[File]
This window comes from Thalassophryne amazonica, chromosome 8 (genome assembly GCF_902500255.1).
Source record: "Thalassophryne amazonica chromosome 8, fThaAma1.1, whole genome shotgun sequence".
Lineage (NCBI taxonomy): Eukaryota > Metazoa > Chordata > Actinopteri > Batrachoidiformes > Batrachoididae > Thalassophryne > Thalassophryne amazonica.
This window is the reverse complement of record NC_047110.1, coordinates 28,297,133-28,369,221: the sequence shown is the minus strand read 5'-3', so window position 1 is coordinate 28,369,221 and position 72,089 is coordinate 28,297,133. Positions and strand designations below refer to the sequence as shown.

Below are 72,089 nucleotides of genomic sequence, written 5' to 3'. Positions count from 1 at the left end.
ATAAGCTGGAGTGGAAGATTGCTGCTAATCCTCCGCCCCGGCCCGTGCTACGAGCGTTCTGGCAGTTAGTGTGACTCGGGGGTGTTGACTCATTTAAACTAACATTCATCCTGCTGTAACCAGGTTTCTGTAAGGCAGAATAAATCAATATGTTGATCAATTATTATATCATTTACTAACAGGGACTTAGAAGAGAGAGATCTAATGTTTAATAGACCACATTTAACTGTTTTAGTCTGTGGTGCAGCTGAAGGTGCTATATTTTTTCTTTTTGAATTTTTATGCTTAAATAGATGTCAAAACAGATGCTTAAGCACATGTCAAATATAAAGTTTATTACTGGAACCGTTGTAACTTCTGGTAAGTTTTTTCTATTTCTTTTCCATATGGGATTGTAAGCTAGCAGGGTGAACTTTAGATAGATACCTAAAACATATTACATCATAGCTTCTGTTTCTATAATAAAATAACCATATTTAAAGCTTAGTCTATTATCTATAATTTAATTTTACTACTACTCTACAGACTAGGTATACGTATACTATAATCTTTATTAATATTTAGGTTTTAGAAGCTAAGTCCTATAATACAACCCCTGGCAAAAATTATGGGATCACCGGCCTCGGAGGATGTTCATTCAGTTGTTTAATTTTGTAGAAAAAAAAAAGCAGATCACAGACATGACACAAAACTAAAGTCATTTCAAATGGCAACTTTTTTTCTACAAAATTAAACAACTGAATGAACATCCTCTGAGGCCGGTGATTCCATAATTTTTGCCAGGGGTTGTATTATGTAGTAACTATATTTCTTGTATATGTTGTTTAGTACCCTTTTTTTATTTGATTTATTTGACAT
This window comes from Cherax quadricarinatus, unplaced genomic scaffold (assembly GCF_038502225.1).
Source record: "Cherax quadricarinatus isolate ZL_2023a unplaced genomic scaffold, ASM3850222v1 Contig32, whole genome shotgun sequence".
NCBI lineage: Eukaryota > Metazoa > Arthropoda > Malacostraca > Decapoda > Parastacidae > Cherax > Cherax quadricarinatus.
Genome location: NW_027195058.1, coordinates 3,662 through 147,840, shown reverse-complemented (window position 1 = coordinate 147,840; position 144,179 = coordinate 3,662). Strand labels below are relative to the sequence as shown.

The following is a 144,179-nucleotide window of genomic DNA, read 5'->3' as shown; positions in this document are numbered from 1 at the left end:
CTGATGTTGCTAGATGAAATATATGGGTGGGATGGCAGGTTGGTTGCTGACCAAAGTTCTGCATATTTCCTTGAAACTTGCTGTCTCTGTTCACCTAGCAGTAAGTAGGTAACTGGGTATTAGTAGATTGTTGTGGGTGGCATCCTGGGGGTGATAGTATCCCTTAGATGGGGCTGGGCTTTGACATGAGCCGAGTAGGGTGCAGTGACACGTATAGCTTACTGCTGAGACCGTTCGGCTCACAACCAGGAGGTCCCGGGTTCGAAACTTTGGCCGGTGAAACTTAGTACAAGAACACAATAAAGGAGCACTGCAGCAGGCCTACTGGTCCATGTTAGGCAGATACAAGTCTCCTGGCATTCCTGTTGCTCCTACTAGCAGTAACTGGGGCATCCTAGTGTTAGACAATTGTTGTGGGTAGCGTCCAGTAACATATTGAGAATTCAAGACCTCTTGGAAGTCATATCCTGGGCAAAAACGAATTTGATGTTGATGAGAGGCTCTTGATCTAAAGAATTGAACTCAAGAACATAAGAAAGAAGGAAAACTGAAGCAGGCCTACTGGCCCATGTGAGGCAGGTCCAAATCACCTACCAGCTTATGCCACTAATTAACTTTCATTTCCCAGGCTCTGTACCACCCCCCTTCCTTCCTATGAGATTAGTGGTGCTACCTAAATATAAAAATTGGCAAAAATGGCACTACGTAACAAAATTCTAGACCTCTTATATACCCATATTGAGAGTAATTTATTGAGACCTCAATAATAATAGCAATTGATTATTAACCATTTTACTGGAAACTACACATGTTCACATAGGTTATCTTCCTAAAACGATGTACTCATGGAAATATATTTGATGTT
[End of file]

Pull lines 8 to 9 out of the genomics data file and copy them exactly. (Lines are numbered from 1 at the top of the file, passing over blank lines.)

Source record: "Cherax quadricarinatus isolate ZL_2023a unplaced genomic scaffold, ASM3850222v1 Contig32, whole genome shotgun sequence".
NCBI lineage: Eukaryota > Metazoa > Arthropoda > Malacostraca > Decapoda > Parastacidae > Cherax > Cherax quadricarinatus.